3 scenarios in criminal justice that require the use of leadership skills. a) Explain the situation, conflict, or dispute b) Identify the characters involved c) Describe and justify the appropriate...
a) Explain the situation, conflict, or dispute
b) Identify the characters involved
c) Describe and justify the appropriate leadership skills required by the intervening CJ professional who seeks to resolve the matter with mutual advantage as an outcome
Each group will report out on their conclusions.
Leadership skills would be important in the assignment of certain types of cases to specific personnel within the department. If there is a domestic abuse case, there might be one officer who has more experience or has had better outcomes in those types of cases. Perhaps one of your officers or detectives is especially good at interrogation techniques. That is the officer who should be brought in to question the suspect who is not being all that cooperative. If one of the officer's has specialized training in death investigations, then that is the officer who should work on that case, no matter who else might want to be involved. Sometimes other officer's egos or feelings can be hurt in some of these scenarios, but the best outcome for the victim and the justice system is the ultimate goal.
Both of the previously suggested scenarios are excellent. Here's a suggestion that's a bit more mundane.
One of the most difficult tasks for any leader is determining the appropriate pay for persons of the same basic "rank." People are often very sensitive about their pay and are often very alert to any perception of favoritism or unfairness on the part of their leaders. A criminal justice professional would need to try to devise a system that would make people think that their salaries were being determined as objectively as possible, with very clear criteria involved.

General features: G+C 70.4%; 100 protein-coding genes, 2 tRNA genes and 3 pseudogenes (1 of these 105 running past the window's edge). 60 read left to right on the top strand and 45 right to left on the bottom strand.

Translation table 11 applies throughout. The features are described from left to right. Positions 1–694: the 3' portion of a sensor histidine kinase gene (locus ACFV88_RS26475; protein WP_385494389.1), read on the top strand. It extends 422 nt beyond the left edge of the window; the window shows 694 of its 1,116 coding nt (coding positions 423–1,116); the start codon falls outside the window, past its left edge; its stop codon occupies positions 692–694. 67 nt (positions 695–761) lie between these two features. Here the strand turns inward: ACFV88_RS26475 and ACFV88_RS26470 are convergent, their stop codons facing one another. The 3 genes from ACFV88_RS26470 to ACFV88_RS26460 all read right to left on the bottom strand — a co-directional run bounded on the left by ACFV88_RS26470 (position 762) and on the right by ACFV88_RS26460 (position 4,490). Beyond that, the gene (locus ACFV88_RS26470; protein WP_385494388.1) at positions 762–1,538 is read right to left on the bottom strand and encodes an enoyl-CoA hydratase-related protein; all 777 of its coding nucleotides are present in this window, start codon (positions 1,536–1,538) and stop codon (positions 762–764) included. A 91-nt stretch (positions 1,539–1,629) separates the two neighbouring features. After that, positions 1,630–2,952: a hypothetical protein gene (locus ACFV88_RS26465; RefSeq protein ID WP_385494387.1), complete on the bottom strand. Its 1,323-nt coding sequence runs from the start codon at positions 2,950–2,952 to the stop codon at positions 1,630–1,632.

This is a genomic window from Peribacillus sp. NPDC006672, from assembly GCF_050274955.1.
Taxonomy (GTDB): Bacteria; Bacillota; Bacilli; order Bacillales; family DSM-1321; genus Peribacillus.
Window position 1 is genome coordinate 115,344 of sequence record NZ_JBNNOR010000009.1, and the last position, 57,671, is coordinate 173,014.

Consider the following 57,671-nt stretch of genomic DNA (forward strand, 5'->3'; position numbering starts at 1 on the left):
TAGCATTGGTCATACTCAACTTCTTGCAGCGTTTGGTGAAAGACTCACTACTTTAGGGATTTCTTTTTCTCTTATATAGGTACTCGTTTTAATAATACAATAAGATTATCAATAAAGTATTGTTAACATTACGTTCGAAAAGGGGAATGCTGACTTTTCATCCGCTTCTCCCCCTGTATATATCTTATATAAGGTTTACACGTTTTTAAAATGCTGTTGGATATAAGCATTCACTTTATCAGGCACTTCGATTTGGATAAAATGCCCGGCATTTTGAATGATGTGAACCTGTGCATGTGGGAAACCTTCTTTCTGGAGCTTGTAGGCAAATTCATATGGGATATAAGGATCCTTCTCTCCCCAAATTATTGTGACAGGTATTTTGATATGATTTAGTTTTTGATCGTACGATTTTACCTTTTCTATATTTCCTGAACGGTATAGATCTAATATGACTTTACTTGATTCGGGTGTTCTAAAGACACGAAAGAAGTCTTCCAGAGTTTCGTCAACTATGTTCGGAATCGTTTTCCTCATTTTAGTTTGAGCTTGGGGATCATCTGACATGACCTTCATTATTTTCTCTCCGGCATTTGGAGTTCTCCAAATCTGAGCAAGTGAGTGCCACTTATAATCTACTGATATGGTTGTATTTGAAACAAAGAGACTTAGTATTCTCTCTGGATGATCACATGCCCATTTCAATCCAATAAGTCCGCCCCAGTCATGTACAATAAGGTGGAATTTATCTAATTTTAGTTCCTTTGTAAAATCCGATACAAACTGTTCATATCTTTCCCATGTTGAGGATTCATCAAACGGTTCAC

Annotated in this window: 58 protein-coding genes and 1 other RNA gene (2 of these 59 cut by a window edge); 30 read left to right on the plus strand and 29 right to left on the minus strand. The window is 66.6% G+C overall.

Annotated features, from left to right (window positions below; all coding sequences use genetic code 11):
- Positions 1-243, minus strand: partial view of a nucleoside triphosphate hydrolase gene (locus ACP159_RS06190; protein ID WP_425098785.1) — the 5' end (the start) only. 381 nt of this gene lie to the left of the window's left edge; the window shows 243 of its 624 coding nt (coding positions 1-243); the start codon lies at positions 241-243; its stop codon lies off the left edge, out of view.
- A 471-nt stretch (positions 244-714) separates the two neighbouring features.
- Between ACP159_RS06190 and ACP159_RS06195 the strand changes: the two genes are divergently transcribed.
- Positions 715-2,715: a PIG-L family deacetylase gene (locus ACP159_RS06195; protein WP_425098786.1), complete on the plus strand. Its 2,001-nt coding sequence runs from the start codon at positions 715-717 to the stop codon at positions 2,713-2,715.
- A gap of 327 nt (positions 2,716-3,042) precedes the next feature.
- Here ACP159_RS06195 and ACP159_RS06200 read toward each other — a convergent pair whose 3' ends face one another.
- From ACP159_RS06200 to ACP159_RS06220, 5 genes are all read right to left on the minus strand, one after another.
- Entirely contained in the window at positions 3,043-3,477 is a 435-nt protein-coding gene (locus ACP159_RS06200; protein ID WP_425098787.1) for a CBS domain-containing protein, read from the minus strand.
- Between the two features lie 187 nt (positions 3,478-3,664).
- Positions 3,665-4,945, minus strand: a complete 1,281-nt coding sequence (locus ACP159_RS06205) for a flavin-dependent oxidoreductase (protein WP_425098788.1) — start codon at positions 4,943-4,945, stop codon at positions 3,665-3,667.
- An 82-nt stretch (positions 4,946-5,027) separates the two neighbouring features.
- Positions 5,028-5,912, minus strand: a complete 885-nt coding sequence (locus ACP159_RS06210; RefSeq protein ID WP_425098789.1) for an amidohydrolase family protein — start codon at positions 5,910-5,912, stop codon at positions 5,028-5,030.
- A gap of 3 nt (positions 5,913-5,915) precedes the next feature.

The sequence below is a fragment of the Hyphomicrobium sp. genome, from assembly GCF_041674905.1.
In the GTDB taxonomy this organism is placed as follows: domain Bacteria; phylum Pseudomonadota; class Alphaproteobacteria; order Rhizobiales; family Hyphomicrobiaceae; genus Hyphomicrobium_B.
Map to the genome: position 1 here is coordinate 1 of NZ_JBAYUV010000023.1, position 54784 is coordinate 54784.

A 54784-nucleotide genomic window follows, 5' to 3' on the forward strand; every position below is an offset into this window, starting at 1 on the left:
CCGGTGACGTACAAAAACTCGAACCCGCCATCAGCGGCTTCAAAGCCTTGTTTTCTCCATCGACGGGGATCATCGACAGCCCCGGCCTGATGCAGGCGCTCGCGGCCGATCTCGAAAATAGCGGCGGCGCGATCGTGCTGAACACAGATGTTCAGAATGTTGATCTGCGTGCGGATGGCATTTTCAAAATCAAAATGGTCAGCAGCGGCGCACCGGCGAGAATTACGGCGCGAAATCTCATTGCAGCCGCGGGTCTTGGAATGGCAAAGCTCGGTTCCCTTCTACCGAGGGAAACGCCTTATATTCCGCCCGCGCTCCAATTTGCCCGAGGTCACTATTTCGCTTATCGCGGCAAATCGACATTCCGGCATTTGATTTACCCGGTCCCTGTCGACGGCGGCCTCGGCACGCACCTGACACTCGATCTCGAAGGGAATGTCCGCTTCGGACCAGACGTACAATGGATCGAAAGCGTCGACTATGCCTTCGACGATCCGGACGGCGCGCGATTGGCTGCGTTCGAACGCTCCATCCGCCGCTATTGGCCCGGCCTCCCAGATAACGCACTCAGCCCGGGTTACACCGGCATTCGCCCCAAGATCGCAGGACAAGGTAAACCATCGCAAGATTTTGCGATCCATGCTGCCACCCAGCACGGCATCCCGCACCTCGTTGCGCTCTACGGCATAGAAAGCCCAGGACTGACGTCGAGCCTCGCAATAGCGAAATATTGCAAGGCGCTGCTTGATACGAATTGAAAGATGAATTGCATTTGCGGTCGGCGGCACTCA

How about a scenario where you are the chief of police and an officer or officers have been charged with systematic wrongdoing. You have to figure out what stance to take. You need to walk the line between alienating your officers by not supporting them and angering the public (and your civilian elected bosses) by being insensitive to public demands for police accountability.
I don't know if you have anything specific in mind, but the first situation that popped into my head is a crime scene. The officers on the scene need leadership skills to direct the traffic of the technicians, handle onlookers, communicate with the press, and soothe victims or family members if there are any. That takes a lot of leadership skill!